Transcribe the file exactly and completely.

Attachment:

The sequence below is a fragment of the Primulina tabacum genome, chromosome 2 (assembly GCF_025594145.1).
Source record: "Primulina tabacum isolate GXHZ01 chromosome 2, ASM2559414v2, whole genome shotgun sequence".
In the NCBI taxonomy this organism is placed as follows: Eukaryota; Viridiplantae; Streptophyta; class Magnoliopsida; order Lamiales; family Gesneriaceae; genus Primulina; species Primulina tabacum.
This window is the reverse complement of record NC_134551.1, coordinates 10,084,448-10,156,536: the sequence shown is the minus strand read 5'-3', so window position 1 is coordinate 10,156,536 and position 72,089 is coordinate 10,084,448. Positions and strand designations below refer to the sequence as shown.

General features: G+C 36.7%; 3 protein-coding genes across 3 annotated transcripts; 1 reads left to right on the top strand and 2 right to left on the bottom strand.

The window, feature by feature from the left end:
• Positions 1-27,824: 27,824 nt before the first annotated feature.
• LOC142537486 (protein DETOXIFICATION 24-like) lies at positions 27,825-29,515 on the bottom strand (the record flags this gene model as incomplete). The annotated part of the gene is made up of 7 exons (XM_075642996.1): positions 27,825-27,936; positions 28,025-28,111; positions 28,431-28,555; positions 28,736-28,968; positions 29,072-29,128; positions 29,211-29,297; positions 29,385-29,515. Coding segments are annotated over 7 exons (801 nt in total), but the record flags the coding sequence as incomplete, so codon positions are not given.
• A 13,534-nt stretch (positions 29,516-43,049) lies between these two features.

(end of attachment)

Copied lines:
The sequence below is a fragment of the Primulina tabacum genome, chromosome 2 (assembly GCF_025594145.1).
Source record: "Primulina tabacum isolate GXHZ01 chromosome 2, ASM2559414v2, whole genome shotgun sequence".
In the NCBI taxonomy this organism is placed as follows: Eukaryota; Viridiplantae; Streptophyta; class Magnoliopsida; order Lamiales; family Gesneriaceae; genus Primulina; species Primulina tabacum.
This window is the reverse complement of record NC_134551.1, coordinates 10,084,448-10,156,536: the sequence shown is the minus strand read 5'-3', so window position 1 is coordinate 10,156,536 and position 72,089 is coordinate 10,084,448. Positions and strand designations below refer to the sequence as shown.

General features: G+C 36.7%; 3 protein-coding genes across 3 annotated transcripts; 1 reads left to right on the top strand and 2 right to left on the bottom strand.

The window, feature by feature from the left end:
• Positions 1-27,824: 27,824 nt before the first annotated feature.
• LOC142537486 (protein DETOXIFICATION 24-like) lies at positions 27,825-29,515 on the bottom strand (the record flags this gene model as incomplete). The annotated part of the gene is made up of 7 exons (XM_075642996.1): positions 27,825-27,936; positions 28,025-28,111; positions 28,431-28,555; positions 28,736-28,968; positions 29,072-29,128; positions 29,211-29,297; positions 29,385-29,515. Coding segments are annotated over 7 exons (801 nt in total), but the record flags the coding sequence as incomplete, so codon positions are not given.
• A 13,534-nt stretch (positions 29,516-43,049) lies between these two features.